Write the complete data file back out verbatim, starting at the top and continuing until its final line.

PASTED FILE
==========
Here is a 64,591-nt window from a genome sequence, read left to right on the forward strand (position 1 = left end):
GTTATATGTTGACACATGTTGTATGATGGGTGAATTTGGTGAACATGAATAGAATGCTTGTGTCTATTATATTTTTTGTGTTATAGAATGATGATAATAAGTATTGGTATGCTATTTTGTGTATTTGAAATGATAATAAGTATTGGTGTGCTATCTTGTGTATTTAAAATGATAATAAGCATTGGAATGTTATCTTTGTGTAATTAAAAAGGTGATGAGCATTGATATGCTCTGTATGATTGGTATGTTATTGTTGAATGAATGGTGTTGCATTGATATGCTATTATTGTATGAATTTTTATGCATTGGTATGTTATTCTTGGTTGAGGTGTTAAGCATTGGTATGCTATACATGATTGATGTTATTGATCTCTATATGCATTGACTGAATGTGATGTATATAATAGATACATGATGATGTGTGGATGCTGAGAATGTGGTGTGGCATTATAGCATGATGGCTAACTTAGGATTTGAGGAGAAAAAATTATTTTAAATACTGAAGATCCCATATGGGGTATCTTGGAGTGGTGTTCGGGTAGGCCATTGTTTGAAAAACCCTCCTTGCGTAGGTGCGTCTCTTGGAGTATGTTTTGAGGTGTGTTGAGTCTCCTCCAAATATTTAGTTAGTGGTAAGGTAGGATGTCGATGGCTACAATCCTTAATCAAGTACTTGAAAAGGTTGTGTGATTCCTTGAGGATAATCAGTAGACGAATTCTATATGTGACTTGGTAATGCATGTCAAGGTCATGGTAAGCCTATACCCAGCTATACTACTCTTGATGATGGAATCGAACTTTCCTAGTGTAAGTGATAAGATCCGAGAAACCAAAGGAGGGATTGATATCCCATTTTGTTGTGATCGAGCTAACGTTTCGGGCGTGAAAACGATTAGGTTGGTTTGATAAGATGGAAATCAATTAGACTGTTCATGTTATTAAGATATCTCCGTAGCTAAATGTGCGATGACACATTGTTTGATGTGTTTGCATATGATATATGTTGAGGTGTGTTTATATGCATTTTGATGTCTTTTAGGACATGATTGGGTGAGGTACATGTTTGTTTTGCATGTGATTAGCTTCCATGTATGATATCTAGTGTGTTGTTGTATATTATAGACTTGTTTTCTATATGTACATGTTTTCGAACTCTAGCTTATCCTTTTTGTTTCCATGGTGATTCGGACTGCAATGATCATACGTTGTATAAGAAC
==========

Here is a 64,591-nt window from a genome sequence, read left to right on the forward strand (position 1 = left end):
GTTATATGTTGACACATGTTGTATGATGGGTGAATTTGGTGAACATGAATAGAATGCTTGTGTCTATTATATTTTTTGTGTTATAGAATGATGATAATAAGTATTGGTATGCTATTTTGTGTATTTGAAATGATAATAAGTATTGGTGTGCTATCTTGTGTATTTAAAATGATAATAAGCATTGGAATGTTATCTTTGTGTAATTAAAAAGGTGATGAGCATTGATATGCTCTGTATGATTGGTATGTTATTGTTGAATGAATGGTGTTGCATTGATATGCTATTATTGTATGAATTTTTATGCATTGGTATGTTATTCTTGGTTGAGGTGTTAAGCATTGGTATGCTATACATGATTGATGTTATTGATCTCTATATGCATTGACTGAATGTGATGTATATAATAGATACATGATGATGTGTGGATGCTGAGAATGTGGTGTGGCATTATAGCATGATGGCTAACTTAGGATTTGAGGAGAAAAAATTATTTTAAATACTGAAGATCCCATATGGGGTATCTTGGAGTGGTGTTCGGGTAGGCCATTGTTTGAAAAACCCTCCTTGCGTAGGTGCGTCTCTTGGAGTATGTTTTGAGGTGTGTTGAGTCTCCTCCAAATATTTAGTTAGTGGTAAGGTAGGATGTCGATGGCTACAATCCTTAATCAAGTACTTGAAAAGGTTGTGTGATTCCTTGAGGATAATCAGTAGACGAATTCTATATGTGACTTGGTAATGCATGTCAAGGTCATGGTAAGCCTATACCCAGCTATACTACTCTTGATGATGGAATCGAACTTTCCTAGTGTAAGTGATAAGATCCGAGAAACCAAAGGAGGGATTGATATCCCATTTTGTTGTGATCGAGCTAACGTTTCGGGCGTGAAAACGATTAGGTTGGTTTGATAAGATGGAAATCAATTAGACTGTTCATGTTATTAAGATATCTCCGTAGCTAAATGTGCGATGACACATTGTTTGATGTGTTTGCATATGATATATGTTGAGGTGTGTTTATATGCATTTTGATGTCTTTTAGGACATGATTGGGTGAGGTACATGTTTGTTTTGCATGTGATTAGCTTCCATGTATGATATCTAGTGTGTTGTTGTATATTATAGACTTGTTTTCTATATGTACATGTTTTCGAACTCTAGCTTATCCTTTTTGTTTCCATGGTGATTCGGACTGCAATGATCATACGTTGTATAAGAAC